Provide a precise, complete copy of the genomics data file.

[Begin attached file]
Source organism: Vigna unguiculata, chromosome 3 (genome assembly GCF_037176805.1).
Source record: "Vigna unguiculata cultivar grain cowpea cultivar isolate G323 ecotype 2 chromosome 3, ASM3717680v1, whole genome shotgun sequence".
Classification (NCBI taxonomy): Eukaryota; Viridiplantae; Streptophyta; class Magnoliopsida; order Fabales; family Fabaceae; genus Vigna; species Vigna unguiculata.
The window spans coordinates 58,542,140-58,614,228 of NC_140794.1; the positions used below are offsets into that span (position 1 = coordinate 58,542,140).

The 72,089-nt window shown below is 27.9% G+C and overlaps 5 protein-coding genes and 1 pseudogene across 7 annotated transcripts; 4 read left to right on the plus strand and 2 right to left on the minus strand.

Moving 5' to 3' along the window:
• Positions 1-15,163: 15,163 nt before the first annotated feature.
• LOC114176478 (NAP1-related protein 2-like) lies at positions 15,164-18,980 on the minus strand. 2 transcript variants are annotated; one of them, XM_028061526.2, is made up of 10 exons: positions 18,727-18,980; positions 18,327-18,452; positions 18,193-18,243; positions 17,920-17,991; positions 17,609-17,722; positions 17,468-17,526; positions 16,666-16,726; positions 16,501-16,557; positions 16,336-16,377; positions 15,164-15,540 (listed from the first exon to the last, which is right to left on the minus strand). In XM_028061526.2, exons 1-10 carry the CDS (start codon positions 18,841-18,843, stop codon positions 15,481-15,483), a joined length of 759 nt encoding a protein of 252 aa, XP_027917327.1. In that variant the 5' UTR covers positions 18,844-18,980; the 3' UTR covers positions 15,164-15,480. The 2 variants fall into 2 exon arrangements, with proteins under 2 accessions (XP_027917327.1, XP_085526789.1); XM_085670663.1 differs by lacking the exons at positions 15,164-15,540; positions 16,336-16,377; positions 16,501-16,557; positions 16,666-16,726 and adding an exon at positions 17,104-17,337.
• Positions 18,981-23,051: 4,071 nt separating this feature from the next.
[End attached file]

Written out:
Source organism: Vigna unguiculata, chromosome 3 (genome assembly GCF_037176805.1).
Source record: "Vigna unguiculata cultivar grain cowpea cultivar isolate G323 ecotype 2 chromosome 3, ASM3717680v1, whole genome shotgun sequence".
Classification (NCBI taxonomy): Eukaryota; Viridiplantae; Streptophyta; class Magnoliopsida; order Fabales; family Fabaceae; genus Vigna; species Vigna unguiculata.
The window spans coordinates 58,542,140-58,614,228 of NC_140794.1; the positions used below are offsets into that span (position 1 = coordinate 58,542,140).

The 72,089-nt window shown below is 27.9% G+C and overlaps 5 protein-coding genes and 1 pseudogene across 7 annotated transcripts; 4 read left to right on the plus strand and 2 right to left on the minus strand.

Moving 5' to 3' along the window:
• Positions 1-15,163: 15,163 nt before the first annotated feature.
• LOC114176478 (NAP1-related protein 2-like) lies at positions 15,164-18,980 on the minus strand. 2 transcript variants are annotated; one of them, XM_028061526.2, is made up of 10 exons: positions 18,727-18,980; positions 18,327-18,452; positions 18,193-18,243; positions 17,920-17,991; positions 17,609-17,722; positions 17,468-17,526; positions 16,666-16,726; positions 16,501-16,557; positions 16,336-16,377; positions 15,164-15,540 (listed from the first exon to the last, which is right to left on the minus strand). In XM_028061526.2, exons 1-10 carry the CDS (start codon positions 18,841-18,843, stop codon positions 15,481-15,483), a joined length of 759 nt encoding a protein of 252 aa, XP_027917327.1. In that variant the 5' UTR covers positions 18,844-18,980; the 3' UTR covers positions 15,164-15,480. The 2 variants fall into 2 exon arrangements, with proteins under 2 accessions (XP_027917327.1, XP_085526789.1); XM_085670663.1 differs by lacking the exons at positions 15,164-15,540; positions 16,336-16,377; positions 16,501-16,557; positions 16,666-16,726 and adding an exon at positions 17,104-17,337.
• Positions 18,981-23,051: 4,071 nt separating this feature from the next.